How to Support Your LGBTQ Teen?

Photo by Keira Burton on

So there’s no one size fits all, but I thought I’d share some suggestions on how to support your gender expansive, trans, or queer teen since parents and experts have been reaching out for some specific guidance in this area. We know that it takes some families time. If you’re reading this for yourself or to support others by learning more then I want to tell you something personally. I truly appreciate you. You’re in the right place and doing the right thing. There’s a lot of aggressive, hateful information out there.

When I went back to my childhood home a previous neighbor asked me what I was up to with work. When I explained to him that I serve adults and young people he made a transphobic comment about how difficult it is for young people with all the “deciding of gender out there.” What?! This makes no sense. Gender has been expansive throughout time and cultures since long before colonialism. It serves White supremacy and the patriarchy to perpetuate the misconception that there are only two very binary genders. All this to say I, as a cisgender psychologist, serves within these oppressive systems. I believe that when we talk about how to support young LGBTQ people, we talk about supporting everyone. When we learn how to support these young folks we also get a chance to explore our own gender journeys and sexuality.

What was it like growing up being in the way you were assigned? So if you identify as a woman and were assigned female at birth, what has that been like for you? If for example you were assigned female at birth and are nonbinary, what has that been like for you? What did you see in your neighborhood, culture(s), family, linguistically, what were roles like for you? Spend some time reflecting on what it was like for you then and now. For me, I think of my aunts and mother and different ways I saw gender roles growing up. I think of several people coming out and what it was like in high school for the first time seeing a same gender couple. I think of various cultural messages I was exposed to regarding assigned worth of masculinity and femininity and all the limitations and hurt that come with that. I think of male cousins who were regarded as more valuable than I. I think of various stories and memories that come throughout a timeline. You can take some time to journal or imagine what it was like then and now for you around various understandings of gender. Please do so gently and if you have a safe person or grounding strategy please enlist those after or during these reflections.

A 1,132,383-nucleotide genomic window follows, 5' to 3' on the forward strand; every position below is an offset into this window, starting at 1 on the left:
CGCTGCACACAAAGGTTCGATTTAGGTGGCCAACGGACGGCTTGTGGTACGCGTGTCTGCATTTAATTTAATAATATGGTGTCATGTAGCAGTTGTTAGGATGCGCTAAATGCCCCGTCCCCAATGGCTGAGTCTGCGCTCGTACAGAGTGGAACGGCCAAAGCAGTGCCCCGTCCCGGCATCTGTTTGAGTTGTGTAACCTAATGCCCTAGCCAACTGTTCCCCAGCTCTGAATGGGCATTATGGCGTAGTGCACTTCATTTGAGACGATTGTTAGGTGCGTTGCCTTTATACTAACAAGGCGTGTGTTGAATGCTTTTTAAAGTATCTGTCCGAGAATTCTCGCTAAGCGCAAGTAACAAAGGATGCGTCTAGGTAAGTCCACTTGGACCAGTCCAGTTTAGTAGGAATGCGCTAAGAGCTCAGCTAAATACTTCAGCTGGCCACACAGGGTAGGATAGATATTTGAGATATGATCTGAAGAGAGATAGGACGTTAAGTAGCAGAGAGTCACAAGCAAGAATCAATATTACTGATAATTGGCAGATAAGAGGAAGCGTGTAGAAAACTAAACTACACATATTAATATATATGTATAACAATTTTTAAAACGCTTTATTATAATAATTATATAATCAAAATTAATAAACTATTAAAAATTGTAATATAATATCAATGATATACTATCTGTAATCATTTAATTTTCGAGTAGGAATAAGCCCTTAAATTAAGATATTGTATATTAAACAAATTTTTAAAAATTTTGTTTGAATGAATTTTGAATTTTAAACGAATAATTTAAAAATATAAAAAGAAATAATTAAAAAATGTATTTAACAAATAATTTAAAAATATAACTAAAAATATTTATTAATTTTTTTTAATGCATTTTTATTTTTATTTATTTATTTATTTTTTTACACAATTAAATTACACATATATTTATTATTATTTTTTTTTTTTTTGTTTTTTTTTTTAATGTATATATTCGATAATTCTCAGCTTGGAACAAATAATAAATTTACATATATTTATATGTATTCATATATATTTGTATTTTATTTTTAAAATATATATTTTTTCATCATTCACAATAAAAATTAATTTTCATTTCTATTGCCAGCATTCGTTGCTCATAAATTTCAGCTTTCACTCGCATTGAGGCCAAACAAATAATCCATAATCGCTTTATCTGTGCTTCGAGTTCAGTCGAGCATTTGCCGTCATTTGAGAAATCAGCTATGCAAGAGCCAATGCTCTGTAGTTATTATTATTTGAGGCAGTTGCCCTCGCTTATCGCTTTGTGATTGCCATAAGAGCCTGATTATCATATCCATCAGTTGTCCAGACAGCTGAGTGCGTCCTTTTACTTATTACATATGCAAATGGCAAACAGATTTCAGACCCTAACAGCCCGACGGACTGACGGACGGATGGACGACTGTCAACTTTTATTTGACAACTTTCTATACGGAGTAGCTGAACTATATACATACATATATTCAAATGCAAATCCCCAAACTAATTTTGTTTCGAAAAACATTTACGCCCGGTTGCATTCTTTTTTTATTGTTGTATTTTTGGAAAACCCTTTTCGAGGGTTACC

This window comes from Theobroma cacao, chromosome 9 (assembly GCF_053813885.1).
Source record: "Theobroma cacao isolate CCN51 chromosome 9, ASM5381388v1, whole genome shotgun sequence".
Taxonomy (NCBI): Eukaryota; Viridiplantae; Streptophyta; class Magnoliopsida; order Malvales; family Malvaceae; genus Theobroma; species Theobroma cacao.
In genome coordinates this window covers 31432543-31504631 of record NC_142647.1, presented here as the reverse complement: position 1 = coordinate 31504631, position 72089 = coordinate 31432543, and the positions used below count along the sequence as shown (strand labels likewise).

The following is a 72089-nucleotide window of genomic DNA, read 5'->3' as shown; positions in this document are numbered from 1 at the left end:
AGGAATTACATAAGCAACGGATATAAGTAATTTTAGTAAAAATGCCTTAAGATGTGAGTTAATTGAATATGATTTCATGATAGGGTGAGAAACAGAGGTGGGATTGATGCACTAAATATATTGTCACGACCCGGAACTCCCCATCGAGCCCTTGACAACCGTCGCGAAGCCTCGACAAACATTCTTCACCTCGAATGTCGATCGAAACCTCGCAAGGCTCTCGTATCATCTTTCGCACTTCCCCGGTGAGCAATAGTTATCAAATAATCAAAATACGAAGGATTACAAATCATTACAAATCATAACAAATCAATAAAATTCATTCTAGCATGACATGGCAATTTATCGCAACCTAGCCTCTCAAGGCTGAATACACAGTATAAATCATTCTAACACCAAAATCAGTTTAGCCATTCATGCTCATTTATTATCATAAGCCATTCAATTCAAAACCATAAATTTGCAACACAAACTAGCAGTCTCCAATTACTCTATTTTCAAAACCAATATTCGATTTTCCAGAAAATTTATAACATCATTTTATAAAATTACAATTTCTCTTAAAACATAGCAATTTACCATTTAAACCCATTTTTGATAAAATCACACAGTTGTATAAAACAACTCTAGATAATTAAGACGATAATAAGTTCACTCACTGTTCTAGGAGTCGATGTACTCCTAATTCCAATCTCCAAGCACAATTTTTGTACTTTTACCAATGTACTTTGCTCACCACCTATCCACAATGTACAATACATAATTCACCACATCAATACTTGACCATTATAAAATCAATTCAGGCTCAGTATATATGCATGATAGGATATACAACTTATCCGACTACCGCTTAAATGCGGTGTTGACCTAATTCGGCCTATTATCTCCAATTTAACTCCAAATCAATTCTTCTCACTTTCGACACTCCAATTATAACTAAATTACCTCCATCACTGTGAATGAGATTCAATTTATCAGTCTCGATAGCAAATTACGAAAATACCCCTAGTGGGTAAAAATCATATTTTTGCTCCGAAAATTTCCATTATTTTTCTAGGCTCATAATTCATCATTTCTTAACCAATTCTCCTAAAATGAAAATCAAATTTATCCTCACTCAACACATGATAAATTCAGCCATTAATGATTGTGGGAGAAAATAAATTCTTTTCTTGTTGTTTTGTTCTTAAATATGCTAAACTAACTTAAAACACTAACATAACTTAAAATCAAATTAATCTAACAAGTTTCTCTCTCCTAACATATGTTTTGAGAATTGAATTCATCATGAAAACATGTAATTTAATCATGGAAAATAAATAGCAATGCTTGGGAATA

Now I want us to reflect on what we know out there. We know that young people who are supported around their gender and sexuality rather than rejected, belittled, or silenced actually have reduced chances of substance abuse, suicidal thoughts, and suicide. Through the Family Acceptance Project San Francisco State University identified how young LGBTQ people have less risk of these health issues such as suicide and substance abuse when we don’t ask them to change how they look, when we don’t ask them to lie to family about who they are, and when we do things like hug them when they come out. Can you imagine being welcomed in for who you are by a warm, safe hug? Can you imagine what it might be like to be that person for someone else?

If you’d like more on exploring how you see and experience gender and sexuality and to support those around you reach out today! For a FREE BONUS PDF of reflective questions you can use to explore things and help you understand, learn, and become more supportive of young LGBTQ people email Dr. Joharchi by July 1st (2022).

2 thoughts on “How to Support Your LGBTQ Teen?

  1. Thank you for this wonderful post. Sharing your personal story and developing the questions to ask of ourselves helps me to take a path I never would have thought possible or (sadly) thought necessary. The truth is that to engage my child, I first need to engage myself and your post has help me to start. ❤️ Many times I have (callously) started a conversation with good intentions but the discussion turned negative or unhealthy. I look forward to having a healthy conversation with my teenager because I have put in the thought and have some context. Thank you again Dr. Joharchi

    Liked by 1 person

    1. You’re so welcome and I’m really SO grateful for your authenticity! It opened my world to explore my gender journey too. Thank you so much also for being a parent who is looking within to connect to and engage their child. That touches my heart and makes me think of all we can do to support young people so again thank you too.


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